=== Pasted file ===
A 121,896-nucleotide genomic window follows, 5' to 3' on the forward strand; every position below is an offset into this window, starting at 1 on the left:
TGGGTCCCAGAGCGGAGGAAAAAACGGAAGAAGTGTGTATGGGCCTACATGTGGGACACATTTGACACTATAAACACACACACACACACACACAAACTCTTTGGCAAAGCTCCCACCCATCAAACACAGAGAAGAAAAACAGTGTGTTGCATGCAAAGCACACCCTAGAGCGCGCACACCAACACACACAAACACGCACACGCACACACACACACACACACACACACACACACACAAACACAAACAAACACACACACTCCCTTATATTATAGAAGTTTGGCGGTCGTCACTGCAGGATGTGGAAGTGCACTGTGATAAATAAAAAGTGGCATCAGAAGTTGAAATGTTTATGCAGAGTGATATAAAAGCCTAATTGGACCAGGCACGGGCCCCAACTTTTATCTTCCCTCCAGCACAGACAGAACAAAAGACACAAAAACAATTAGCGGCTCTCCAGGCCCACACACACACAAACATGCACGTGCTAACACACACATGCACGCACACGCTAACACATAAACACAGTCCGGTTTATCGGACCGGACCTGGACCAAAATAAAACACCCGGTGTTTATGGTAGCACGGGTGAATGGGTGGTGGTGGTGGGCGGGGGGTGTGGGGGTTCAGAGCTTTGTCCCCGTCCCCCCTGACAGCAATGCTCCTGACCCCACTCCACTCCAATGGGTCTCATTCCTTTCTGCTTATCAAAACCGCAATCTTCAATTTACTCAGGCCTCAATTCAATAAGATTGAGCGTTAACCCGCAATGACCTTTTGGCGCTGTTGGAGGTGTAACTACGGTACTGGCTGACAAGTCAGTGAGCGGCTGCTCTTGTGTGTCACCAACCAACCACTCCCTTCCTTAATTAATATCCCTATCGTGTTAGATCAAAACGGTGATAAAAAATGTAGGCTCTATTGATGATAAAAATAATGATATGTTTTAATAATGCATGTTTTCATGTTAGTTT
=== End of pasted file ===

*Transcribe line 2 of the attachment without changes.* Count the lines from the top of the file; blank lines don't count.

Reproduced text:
TGGGTCCCAGAGCGGAGGAAAAAACGGAAGAAGTGTGTATGGGCCTACATGTGGGACACATTTGACACTATAAACACACACACACACACACACAAACTCTTTGGCAAAGCTCCCACCCATCAAACACAGAGAAGAAAAACAGTGTGTTGCATGCAAAGCACACCCTAGAGCGCGCACACCAACACACACAAACACGCACACGCACACACACACACACACACACACACACACACACAAACACAAACAAACACACACACTCCCTTATATTATAGAAGTTTGGCGGTCGTCACTGCAGGATGTGGAAGTGCACTGTGATAAATAAAAAGTGGCATCAGAAGTTGAAATGTTTATGCAGAGTGATATAAAAGCCTAATTGGACCAGGCACGGGCCCCAACTTTTATCTTCCCTCCAGCACAGACAGAACAAAAGACACAAAAACAATTAGCGGCTCTCCAGGCCCACACACACACAAACATGCACGTGCTAACACACACATGCACGCACACGCTAACACATAAACACAGTCCGGTTTATCGGACCGGACCTGGACCAAAATAAAACACCCGGTGTTTATGGTAGCACGGGTGAATGGGTGGTGGTGGTGGGCGGGGGGTGTGGGGGTTCAGAGCTTTGTCCCCGTCCCCCCTGACAGCAATGCTCCTGACCCCACTCCACTCCAATGGGTCTCATTCCTTTCTGCTTATCAAAACCGCAATCTTCAATTTACTCAGGCCTCAATTCAATAAGATTGAGCGTTAACCCGCAATGACCTTTTGGCGCTGTTGGAGGTGTAACTACGGTACTGGCTGACAAGTCAGTGAGCGGCTGCTCTTGTGTGTCACCAACCAACCACTCCCTTCCTTAATTAATATCCCTATCGTGTTAGATCAAAACGGTGATAAAAAATGTAGGCTCTATTGATGATAAAAATAATGATATGTTTTAATAATGCATGTTTTCATGTTAGTTT